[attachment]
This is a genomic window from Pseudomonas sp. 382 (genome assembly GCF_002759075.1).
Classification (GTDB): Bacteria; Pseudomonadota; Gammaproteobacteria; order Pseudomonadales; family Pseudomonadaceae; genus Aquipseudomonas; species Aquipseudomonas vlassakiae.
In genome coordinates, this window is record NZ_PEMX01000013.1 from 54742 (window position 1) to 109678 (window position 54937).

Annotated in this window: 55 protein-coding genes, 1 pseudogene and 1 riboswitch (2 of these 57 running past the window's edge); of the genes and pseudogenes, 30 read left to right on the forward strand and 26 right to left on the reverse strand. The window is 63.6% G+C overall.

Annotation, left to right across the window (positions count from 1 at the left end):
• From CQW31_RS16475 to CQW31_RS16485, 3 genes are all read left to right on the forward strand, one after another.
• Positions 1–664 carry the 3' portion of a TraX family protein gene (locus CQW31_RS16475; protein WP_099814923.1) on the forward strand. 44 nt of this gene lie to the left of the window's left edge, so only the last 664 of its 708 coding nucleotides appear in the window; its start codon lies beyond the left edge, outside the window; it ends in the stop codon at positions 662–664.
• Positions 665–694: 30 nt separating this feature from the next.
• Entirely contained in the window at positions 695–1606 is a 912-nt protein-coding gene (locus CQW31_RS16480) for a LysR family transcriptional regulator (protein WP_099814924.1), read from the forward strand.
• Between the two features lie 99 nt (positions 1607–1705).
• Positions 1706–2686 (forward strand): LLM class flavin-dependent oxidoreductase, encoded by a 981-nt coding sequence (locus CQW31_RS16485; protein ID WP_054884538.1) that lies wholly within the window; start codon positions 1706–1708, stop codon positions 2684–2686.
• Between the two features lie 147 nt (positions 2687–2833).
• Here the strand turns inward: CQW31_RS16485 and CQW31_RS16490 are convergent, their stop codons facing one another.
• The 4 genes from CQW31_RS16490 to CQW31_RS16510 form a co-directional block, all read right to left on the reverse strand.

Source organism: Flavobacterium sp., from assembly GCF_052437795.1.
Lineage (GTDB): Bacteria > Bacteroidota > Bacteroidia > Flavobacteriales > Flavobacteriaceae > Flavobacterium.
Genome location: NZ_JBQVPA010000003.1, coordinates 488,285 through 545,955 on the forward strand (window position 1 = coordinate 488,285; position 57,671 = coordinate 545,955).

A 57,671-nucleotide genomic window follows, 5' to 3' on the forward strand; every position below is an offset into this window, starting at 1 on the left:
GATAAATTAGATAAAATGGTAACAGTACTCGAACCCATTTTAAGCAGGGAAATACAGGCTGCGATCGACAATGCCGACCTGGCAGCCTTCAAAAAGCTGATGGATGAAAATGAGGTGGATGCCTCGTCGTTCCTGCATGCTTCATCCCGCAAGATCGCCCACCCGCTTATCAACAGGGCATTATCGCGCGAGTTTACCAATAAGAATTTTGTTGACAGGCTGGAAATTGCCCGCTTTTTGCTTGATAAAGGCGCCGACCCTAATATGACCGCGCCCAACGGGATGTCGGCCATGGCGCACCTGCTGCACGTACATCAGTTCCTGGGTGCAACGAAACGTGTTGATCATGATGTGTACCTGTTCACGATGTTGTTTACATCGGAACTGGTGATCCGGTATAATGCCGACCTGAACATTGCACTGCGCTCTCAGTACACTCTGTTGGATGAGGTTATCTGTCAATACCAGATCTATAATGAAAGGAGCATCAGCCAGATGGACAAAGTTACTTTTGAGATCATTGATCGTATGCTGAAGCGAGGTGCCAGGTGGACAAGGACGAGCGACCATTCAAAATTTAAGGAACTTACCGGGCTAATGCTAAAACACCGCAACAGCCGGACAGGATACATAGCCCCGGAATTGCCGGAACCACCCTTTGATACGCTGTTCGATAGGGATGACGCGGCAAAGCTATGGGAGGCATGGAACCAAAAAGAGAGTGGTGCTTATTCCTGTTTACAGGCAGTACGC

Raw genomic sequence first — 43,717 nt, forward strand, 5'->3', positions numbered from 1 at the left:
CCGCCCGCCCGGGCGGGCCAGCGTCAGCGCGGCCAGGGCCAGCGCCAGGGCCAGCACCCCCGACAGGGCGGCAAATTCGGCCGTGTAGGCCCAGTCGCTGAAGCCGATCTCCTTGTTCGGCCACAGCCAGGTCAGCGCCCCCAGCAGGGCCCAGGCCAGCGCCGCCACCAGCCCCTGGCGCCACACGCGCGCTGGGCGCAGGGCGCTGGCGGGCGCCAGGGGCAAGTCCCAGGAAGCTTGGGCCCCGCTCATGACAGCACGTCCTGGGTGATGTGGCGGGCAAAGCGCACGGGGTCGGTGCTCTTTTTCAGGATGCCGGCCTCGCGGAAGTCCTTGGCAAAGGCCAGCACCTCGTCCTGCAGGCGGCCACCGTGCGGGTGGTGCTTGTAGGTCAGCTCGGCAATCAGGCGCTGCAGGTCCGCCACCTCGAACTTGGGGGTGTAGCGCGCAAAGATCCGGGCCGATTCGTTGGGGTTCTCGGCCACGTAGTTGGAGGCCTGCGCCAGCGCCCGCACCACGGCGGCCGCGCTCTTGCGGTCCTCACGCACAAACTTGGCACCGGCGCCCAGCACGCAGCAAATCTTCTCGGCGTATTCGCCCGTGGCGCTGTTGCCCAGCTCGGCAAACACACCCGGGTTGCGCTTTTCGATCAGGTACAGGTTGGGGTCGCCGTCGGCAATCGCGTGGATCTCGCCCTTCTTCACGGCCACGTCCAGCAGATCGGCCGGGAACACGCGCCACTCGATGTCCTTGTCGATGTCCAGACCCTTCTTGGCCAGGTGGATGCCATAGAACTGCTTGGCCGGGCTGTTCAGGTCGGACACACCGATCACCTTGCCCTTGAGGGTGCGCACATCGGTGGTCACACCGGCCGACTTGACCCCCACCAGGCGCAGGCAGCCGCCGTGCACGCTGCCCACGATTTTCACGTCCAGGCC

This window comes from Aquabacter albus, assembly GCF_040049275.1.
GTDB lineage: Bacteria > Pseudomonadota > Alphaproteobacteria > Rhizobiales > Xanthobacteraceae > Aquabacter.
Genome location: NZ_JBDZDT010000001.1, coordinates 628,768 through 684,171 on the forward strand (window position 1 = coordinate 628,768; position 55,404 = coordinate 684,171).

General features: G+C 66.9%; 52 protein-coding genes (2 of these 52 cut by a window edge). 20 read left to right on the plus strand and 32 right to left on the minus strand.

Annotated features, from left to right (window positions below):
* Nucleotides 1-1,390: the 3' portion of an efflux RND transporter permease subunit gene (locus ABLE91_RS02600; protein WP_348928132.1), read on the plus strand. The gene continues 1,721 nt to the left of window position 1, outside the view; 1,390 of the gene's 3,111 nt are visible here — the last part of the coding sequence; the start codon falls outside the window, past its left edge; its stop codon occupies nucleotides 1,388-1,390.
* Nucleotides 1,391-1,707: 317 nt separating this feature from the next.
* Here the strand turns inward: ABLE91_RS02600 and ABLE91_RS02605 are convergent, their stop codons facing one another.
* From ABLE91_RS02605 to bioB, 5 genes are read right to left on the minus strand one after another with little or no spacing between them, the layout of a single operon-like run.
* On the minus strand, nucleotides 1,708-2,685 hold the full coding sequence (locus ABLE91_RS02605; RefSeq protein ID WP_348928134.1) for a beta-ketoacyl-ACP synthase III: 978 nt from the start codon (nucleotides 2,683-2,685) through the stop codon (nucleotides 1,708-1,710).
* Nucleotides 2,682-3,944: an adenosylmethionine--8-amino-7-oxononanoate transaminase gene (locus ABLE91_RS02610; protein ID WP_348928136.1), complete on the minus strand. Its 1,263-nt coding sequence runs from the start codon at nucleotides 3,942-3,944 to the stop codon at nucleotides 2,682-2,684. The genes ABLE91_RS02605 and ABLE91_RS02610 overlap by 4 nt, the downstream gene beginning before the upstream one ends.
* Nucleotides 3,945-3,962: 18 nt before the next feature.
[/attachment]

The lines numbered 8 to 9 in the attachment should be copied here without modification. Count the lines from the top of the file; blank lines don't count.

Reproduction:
• Positions 665–694: 30 nt separating this feature from the next.
• Entirely contained in the window at positions 695–1606 is a 912-nt protein-coding gene (locus CQW31_RS16480) for a LysR family transcriptional regulator (protein WP_099814924.1), read from the forward strand.